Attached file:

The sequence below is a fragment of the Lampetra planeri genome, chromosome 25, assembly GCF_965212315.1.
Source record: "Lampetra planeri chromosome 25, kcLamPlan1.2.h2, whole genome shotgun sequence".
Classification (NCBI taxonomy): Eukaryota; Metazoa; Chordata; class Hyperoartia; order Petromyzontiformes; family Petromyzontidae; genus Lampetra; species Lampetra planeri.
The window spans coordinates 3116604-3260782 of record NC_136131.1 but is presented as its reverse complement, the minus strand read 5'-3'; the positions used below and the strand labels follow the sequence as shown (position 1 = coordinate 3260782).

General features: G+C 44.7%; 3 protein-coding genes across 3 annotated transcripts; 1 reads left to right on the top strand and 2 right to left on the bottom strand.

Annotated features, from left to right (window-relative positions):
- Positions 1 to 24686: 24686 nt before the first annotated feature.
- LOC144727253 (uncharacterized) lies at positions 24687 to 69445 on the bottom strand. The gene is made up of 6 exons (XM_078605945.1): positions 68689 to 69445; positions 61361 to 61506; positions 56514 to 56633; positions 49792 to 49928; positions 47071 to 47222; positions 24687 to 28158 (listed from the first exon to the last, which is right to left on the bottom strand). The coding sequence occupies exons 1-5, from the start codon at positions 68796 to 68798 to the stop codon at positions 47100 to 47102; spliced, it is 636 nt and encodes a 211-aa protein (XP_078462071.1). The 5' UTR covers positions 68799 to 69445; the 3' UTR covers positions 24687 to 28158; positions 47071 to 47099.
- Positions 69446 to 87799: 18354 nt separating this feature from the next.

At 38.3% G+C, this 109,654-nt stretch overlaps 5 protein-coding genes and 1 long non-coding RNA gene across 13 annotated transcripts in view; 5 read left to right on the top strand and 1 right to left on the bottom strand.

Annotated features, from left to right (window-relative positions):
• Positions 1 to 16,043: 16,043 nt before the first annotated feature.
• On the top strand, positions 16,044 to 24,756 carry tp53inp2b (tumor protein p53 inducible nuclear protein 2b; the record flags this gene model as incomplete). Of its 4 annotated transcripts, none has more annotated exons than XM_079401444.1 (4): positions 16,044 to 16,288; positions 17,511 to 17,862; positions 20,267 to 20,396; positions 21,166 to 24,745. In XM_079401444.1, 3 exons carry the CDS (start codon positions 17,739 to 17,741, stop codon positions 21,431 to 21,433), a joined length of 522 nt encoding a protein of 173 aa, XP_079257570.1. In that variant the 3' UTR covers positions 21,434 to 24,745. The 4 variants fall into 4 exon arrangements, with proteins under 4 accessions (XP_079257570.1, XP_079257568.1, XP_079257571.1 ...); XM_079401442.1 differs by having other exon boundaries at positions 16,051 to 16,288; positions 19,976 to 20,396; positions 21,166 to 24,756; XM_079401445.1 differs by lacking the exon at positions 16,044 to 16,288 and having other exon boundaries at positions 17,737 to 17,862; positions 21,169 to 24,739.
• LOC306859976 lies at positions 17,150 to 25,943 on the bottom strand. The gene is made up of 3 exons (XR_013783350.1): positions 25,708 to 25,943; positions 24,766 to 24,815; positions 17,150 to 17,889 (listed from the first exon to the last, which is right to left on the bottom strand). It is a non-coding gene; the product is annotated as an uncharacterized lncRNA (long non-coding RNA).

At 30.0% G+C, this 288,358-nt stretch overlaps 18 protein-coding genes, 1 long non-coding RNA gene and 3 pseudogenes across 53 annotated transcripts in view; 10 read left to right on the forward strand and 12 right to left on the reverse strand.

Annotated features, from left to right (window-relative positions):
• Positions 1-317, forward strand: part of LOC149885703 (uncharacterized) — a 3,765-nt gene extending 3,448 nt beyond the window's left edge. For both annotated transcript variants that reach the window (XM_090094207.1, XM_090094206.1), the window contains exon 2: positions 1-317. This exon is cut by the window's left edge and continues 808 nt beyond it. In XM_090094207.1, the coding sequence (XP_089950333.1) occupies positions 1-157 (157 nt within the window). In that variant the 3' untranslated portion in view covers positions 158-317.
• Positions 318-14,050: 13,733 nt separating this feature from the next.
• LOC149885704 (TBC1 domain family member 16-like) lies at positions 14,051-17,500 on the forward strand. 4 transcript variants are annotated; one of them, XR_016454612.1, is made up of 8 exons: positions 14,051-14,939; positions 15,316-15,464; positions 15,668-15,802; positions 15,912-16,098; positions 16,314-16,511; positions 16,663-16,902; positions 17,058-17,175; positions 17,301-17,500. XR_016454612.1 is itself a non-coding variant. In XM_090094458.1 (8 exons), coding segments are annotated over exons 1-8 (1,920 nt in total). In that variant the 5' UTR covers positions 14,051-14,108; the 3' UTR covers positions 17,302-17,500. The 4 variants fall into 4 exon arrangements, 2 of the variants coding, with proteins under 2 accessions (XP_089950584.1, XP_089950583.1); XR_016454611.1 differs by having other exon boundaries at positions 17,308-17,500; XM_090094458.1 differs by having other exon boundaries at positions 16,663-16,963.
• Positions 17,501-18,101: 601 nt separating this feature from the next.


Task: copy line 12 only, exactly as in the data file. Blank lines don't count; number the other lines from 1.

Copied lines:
• Positions 1 to 16,043: 16,043 nt before the first annotated feature.